Politics

 

'Downton Abbey' Democrats may cost their party the Senate

'Downton Abbey' Democrats may cost their party the Senate

Last week was a good week for natural gas, but a bad one for green gentry liberalism.   John Podesta, a veteran of the Clinton White House who is once again a presidential adviser, tried to explain some energy facts of life to the true-believing liberal base. Still, it’s unclear if Podesta’s intended audience was listening, and that willful blindness may cost the Democrats control of the Senate.

Podesta warned that opposition to natural gas is impractical and not grounded in reality. As he explained, “With all due respect to my friends in the environmental community, if they expect us to turn off the lights and go home, that’s sort of an impractical suggestion.” Coming from Podesta—who previously headed the George Soros-funded Center for American Progress—them was fighting words.

Meanwhile, the Pew Research Center reported that the fight over the Keystone XL pipeline project was not a routine party-line battle between Democrats and Republicans, but a high-profile scrum pitting the Democrats’ donor class against the rest of America. According to Pew, the public actually favors Keystone by better than two-to-one, with opposition concentrated among graduate degree holding Democrats, and Democrats with household incomes north of $100,000. In contrast to high-end Democrats, working class Democrats support Keystone—regardless of race.

So where does this leave would-be populist Al Gore—who branded Keystone as an“atrocity,” —along with would-be Democratic financial savior and Keystone opponent Tom Steyer, and the Democratic Party itself? How about a world away from job-craving America, and light years from the mid-twentieth century Democratic Party.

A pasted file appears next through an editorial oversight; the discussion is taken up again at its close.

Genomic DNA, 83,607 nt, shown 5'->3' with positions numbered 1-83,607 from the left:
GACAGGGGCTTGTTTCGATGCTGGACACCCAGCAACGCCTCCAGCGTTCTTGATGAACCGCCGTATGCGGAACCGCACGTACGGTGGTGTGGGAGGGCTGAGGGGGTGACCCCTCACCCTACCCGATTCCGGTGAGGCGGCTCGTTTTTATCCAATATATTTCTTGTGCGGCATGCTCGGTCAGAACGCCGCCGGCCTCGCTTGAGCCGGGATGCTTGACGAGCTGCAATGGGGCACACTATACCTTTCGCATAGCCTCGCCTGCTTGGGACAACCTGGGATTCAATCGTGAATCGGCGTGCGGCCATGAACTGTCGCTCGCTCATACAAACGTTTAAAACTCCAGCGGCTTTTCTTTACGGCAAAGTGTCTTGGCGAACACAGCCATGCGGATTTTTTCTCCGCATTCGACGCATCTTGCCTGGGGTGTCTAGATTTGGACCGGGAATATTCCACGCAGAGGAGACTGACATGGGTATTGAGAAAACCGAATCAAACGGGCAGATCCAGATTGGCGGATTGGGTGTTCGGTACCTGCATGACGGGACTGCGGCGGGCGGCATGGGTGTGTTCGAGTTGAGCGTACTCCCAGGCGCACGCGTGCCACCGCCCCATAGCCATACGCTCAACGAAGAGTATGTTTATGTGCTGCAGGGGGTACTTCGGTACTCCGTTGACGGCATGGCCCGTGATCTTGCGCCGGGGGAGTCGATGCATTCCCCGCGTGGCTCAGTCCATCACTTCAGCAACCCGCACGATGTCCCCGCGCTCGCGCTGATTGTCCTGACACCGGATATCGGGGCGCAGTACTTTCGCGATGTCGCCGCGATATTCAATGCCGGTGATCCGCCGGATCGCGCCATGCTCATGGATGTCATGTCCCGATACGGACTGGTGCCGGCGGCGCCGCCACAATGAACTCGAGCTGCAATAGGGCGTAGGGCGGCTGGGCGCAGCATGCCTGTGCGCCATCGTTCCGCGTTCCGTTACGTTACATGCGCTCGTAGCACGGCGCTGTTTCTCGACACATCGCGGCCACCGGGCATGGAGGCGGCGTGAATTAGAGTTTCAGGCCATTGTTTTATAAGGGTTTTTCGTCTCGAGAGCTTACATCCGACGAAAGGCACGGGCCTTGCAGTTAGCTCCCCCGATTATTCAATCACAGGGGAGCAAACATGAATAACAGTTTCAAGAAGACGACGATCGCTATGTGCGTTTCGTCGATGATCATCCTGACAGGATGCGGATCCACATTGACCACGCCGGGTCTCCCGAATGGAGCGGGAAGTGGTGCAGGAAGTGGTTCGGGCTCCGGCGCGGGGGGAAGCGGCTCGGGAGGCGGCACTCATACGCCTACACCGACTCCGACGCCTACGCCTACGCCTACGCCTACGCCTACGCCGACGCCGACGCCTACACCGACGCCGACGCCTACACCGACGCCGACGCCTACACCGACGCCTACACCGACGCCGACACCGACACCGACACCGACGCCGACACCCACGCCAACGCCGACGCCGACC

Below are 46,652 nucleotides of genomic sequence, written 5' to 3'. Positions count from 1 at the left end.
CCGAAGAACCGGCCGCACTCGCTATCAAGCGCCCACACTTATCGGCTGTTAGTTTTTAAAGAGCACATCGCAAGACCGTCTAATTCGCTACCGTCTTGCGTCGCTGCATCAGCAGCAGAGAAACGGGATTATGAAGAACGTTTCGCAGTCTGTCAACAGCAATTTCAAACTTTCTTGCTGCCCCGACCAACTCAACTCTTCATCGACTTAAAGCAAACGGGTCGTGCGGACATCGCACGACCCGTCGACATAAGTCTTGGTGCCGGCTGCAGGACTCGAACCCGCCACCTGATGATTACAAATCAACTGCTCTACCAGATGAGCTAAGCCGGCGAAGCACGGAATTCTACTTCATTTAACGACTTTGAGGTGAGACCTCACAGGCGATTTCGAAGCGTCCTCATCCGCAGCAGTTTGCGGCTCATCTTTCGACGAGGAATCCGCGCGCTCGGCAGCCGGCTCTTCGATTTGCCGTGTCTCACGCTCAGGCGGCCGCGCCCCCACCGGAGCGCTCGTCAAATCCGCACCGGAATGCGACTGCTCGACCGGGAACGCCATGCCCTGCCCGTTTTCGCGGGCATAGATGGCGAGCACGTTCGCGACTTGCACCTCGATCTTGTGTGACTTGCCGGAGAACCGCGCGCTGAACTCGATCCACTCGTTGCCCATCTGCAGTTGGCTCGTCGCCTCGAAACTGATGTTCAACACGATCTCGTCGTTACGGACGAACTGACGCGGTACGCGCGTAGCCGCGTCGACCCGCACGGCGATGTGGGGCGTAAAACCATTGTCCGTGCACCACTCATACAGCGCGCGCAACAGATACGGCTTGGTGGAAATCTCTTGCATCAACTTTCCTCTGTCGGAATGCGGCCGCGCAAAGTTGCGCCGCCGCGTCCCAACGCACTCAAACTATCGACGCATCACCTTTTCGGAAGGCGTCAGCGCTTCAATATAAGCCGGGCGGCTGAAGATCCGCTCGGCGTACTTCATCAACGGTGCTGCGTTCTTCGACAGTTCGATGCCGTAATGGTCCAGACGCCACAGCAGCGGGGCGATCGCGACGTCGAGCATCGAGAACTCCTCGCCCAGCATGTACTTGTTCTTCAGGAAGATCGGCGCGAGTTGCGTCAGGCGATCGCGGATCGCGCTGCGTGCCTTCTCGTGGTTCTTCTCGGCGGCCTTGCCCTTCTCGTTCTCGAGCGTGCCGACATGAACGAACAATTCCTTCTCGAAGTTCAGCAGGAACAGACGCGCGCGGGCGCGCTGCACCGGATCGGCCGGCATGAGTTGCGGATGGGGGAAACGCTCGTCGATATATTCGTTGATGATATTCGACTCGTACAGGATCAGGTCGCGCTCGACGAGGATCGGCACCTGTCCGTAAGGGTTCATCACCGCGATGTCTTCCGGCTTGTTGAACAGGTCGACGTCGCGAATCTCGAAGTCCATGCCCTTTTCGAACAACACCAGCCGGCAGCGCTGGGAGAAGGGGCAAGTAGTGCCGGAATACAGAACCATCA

Indeed, this gap gives added credence to Professor Fred Siegel’s critique that “today’s liberal gentry see the untamed middle classes as the true enemy,” as he writes in his new book, The Revolt Against the Masses: How Liberalism has Undermined the Middle Class. It’s not that the Democrats don’t know that they have a problem with the non-government employee middle class, but it’s just that they really are not bothered by it.   As the New York Times framed the issue, “many in the party pay so little attention to white working-class men that it suggests they have effectively given up on converting them.”  

This hardly looks or sounds like the lunch-bucket liberalism of FDR and Harry Truman, or the JFK’s robust New Frontier, which sought to ameliorate poverty while embracing technology and space shots. No, the current iteration of liberalism sounds more like reactionary 19th century Toryism, which, in the words of Siegel, attacked further industrial and commercial expansion as “impossibly vulgar.”  Indeed, the Tories of that day, many of them big landowners, found an intellectual champion in one Thomas Malthus. 

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